On the Evidence of a Working Spouse Penalty in the Managerial Labor Market

Posted: 11 May 1999

See all articles by Julie L. Hotchkiss

Julie L. Hotchkiss

Federal Reserve Bank of Atlanta; Georgia State University - Department of Economics

Robert Elijah Moore

Georgia State University - Andrew Young School of Policy Studies

Abstract

This analysis of March 1993 Current Population Survey data suggests that managers with working wives earn lower wages than their counterparts with non-working wives. The labor supply decisions of managers' wives appear to be unaffected by (that is, "exogenous" with respect to) their husbands' wages. In contrast, there is evidence that the labor supply decisions of non-managers' wives are affected by their husbands' wages, and when the analysis takes account of that endogeneity, it is found that non-managers do not suffer a working spouse penalty. The analysis also highlights some important issues related to the use of instrumental variables.

JEL Classification: J12, J22, J31

Suggested Citation

Hotchkiss, Julie L. and Moore, Robert Elijah, On the Evidence of a Working Spouse Penalty in the Managerial Labor Market. Industrial and Labor Relations Review, April 1999. Available at SSRN: https://ssrn.com/abstract=146839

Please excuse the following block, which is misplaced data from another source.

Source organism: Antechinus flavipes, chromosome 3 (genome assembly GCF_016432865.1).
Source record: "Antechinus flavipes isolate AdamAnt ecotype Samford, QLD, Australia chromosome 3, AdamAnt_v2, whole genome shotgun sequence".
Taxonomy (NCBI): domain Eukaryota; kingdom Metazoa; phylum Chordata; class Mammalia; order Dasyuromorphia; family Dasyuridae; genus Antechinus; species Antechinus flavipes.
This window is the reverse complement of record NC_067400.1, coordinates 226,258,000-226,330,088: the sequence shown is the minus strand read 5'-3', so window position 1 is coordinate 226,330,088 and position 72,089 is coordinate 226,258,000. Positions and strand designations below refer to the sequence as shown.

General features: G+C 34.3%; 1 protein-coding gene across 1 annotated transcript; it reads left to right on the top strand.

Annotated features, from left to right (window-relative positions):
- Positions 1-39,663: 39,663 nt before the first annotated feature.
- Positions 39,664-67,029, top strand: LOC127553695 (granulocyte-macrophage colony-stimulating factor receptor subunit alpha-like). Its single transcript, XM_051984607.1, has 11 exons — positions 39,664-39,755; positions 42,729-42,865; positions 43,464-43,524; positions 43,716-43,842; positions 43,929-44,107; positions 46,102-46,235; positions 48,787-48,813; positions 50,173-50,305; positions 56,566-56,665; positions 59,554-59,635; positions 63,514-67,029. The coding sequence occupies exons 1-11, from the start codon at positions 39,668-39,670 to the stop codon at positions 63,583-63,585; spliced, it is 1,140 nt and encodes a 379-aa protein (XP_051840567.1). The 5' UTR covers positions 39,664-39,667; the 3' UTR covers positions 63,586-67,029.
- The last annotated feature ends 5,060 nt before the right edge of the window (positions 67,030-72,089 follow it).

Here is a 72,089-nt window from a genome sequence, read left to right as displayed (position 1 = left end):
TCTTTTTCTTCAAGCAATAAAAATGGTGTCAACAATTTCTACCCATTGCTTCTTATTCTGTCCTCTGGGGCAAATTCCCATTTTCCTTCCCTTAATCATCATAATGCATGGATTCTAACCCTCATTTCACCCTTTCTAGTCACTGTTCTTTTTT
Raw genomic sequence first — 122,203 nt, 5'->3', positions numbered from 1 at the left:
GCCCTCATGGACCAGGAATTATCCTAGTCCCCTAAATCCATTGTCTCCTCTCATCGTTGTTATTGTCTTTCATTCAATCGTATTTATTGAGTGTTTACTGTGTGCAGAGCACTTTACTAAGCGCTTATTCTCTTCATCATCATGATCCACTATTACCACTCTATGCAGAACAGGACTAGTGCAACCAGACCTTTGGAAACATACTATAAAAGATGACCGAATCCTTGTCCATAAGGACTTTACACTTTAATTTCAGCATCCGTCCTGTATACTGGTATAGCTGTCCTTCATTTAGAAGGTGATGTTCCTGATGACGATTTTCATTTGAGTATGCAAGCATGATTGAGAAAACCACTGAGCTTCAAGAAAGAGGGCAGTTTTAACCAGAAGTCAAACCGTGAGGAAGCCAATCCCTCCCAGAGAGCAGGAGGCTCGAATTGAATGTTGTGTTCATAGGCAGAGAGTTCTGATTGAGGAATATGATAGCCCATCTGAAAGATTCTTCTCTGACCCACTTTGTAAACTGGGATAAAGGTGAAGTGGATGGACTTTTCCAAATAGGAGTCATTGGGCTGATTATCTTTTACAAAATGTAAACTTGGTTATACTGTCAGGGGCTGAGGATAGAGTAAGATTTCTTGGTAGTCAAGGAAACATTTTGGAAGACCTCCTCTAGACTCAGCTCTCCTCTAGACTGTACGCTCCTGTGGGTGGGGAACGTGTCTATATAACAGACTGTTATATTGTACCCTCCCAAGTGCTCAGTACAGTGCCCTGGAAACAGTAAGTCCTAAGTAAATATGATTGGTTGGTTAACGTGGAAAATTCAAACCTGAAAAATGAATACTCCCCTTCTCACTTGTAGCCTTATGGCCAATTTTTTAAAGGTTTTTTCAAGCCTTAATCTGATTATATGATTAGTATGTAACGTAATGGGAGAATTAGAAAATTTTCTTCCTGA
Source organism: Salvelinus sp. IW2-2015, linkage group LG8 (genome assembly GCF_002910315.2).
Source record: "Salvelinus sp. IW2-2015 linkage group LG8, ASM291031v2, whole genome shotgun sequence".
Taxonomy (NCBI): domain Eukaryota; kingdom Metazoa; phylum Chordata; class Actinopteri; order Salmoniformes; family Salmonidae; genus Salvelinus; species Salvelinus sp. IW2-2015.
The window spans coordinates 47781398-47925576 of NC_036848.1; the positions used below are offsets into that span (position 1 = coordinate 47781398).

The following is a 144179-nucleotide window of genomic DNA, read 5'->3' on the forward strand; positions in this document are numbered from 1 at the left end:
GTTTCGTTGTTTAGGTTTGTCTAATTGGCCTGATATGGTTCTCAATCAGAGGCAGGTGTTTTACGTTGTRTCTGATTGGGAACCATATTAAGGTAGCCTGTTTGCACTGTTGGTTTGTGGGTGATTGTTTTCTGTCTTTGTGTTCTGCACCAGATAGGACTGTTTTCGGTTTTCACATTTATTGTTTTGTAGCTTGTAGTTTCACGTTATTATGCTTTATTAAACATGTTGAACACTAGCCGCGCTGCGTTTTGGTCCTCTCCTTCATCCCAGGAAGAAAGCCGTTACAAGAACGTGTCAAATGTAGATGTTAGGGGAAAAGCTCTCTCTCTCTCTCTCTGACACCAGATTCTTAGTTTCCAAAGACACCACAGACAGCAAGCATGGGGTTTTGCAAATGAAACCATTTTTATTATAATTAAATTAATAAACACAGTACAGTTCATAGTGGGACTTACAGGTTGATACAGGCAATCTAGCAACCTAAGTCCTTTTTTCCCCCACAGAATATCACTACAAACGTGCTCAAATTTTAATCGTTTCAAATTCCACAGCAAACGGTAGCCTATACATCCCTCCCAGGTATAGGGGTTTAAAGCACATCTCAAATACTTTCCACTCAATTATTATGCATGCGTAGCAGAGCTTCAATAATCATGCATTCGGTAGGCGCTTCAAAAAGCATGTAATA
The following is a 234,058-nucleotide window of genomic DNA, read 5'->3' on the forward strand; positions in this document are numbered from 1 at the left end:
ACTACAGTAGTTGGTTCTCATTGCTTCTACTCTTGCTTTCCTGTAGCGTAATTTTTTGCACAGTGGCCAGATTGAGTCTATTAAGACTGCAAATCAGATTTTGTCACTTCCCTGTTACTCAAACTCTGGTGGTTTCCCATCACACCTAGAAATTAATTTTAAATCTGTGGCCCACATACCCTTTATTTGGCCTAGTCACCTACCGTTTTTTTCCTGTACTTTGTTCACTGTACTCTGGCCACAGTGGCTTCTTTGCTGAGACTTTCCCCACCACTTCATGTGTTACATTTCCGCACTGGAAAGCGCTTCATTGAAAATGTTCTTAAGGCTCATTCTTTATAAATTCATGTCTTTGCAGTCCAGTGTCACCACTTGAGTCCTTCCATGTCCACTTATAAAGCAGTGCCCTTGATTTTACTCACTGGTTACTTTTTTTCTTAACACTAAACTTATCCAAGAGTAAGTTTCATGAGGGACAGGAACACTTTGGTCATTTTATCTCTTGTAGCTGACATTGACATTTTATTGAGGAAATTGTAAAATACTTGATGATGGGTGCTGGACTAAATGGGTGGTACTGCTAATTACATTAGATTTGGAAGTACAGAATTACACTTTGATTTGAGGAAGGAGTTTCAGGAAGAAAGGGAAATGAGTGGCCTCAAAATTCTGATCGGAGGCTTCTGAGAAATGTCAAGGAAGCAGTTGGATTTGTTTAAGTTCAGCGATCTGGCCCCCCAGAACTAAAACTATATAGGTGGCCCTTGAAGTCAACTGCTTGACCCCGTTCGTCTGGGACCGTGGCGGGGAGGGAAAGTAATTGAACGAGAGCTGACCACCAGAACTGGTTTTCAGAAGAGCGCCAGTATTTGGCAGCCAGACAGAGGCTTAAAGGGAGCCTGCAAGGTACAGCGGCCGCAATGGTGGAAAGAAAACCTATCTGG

Julie L. Hotchkiss (Contact Author)

Federal Reserve Bank of Atlanta ( email )

Research Department
1000 Peachtree Street N.E.
Atlanta, GA 30309-4470
United States
404-498-8198 (Phone)
404-498-8058 (Fax)

Georgia State University - Department of Economics ( email )

P.O. Box 3992
Atlanta, GA 30302-3992
United States

Robert Elijah Moore

Georgia State University - Andrew Young School of Policy Studies ( email )

P.O. Box 3992
Atlanta, GA 30302-3992
United States
404-651-3756 (Phone)
404-651-4985 (Fax)

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